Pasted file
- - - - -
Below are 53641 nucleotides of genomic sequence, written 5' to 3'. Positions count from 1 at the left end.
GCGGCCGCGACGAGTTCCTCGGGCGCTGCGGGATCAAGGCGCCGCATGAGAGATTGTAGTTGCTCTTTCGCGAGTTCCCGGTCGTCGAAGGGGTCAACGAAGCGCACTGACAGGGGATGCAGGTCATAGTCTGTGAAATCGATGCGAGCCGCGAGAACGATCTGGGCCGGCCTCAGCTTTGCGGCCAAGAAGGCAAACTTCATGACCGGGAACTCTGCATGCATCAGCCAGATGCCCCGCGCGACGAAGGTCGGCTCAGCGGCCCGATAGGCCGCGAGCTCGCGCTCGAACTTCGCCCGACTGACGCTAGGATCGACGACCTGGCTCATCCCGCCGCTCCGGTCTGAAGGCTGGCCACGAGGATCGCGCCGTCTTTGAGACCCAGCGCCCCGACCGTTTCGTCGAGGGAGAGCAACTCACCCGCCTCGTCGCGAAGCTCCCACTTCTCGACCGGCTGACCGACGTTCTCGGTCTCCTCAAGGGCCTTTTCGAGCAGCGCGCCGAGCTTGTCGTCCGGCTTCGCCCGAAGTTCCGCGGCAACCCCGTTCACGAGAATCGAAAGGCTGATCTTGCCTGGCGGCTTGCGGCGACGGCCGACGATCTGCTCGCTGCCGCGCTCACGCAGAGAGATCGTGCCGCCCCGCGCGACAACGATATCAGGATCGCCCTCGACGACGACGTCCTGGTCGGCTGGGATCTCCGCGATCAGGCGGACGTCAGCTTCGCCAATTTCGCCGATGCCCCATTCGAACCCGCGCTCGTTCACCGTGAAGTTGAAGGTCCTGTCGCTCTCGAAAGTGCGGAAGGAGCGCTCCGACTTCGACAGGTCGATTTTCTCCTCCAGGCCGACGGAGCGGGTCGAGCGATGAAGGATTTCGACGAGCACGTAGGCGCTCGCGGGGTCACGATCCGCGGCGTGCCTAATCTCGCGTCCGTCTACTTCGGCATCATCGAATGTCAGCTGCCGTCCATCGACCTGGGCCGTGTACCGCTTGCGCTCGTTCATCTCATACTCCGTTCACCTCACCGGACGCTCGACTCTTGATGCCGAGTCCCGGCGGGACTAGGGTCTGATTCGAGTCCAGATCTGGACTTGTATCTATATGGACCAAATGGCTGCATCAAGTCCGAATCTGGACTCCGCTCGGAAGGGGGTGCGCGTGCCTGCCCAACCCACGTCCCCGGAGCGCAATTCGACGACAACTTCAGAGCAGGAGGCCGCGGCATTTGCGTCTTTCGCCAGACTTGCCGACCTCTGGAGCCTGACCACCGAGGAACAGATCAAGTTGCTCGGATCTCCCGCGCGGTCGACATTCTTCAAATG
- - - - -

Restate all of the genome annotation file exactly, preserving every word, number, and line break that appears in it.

Below are 53641 nucleotides of genomic sequence, written 5' to 3'. Positions count from 1 at the left end.
GCGGCCGCGACGAGTTCCTCGGGCGCTGCGGGATCAAGGCGCCGCATGAGAGATTGTAGTTGCTCTTTCGCGAGTTCCCGGTCGTCGAAGGGGTCAACGAAGCGCACTGACAGGGGATGCAGGTCATAGTCTGTGAAATCGATGCGAGCCGCGAGAACGATCTGGGCCGGCCTCAGCTTTGCGGCCAAGAAGGCAAACTTCATGACCGGGAACTCTGCATGCATCAGCCAGATGCCCCGCGCGACGAAGGTCGGCTCAGCGGCCCGATAGGCCGCGAGCTCGCGCTCGAACTTCGCCCGACTGACGCTAGGATCGACGACCTGGCTCATCCCGCCGCTCCGGTCTGAAGGCTGGCCACGAGGATCGCGCCGTCTTTGAGACCCAGCGCCCCGACCGTTTCGTCGAGGGAGAGCAACTCACCCGCCTCGTCGCGAAGCTCCCACTTCTCGACCGGCTGACCGACGTTCTCGGTCTCCTCAAGGGCCTTTTCGAGCAGCGCGCCGAGCTTGTCGTCCGGCTTCGCCCGAAGTTCCGCGGCAACCCCGTTCACGAGAATCGAAAGGCTGATCTTGCCTGGCGGCTTGCGGCGACGGCCGACGATCTGCTCGCTGCCGCGCTCACGCAGAGAGATCGTGCCGCCCCGCGCGACAACGATATCAGGATCGCCCTCGACGACGACGTCCTGGTCGGCTGGGATCTCCGCGATCAGGCGGACGTCAGCTTCGCCAATTTCGCCGATGCCCCATTCGAACCCGCGCTCGTTCACCGTGAAGTTGAAGGTCCTGTCGCTCTCGAAAGTGCGGAAGGAGCGCTCCGACTTCGACAGGTCGATTTTCTCCTCCAGGCCGACGGAGCGGGTCGAGCGATGAAGGATTTCGACGAGCACGTAGGCGCTCGCGGGGTCACGATCCGCGGCGTGCCTAATCTCGCGTCCGTCTACTTCGGCATCATCGAATGTCAGCTGCCGTCCATCGACCTGGGCCGTGTACCGCTTGCGCTCGTTCATCTCATACTCCGTTCACCTCACCGGACGCTCGACTCTTGATGCCGAGTCCCGGCGGGACTAGGGTCTGATTCGAGTCCAGATCTGGACTTGTATCTATATGGACCAAATGGCTGCATCAAGTCCGAATCTGGACTCCGCTCGGAAGGGGGTGCGCGTGCCTGCCCAACCCACGTCCCCGGAGCGCAATTCGACGACAACTTCAGAGCAGGAGGCCGCGGCATTTGCGTCTTTCGCCAGACTTGCCGACCTCTGGAGCCTGACCACCGAGGAACAGATCAAGTTGCTCGGATCTCCCGCGCGGTCGACATTCTTCAAATG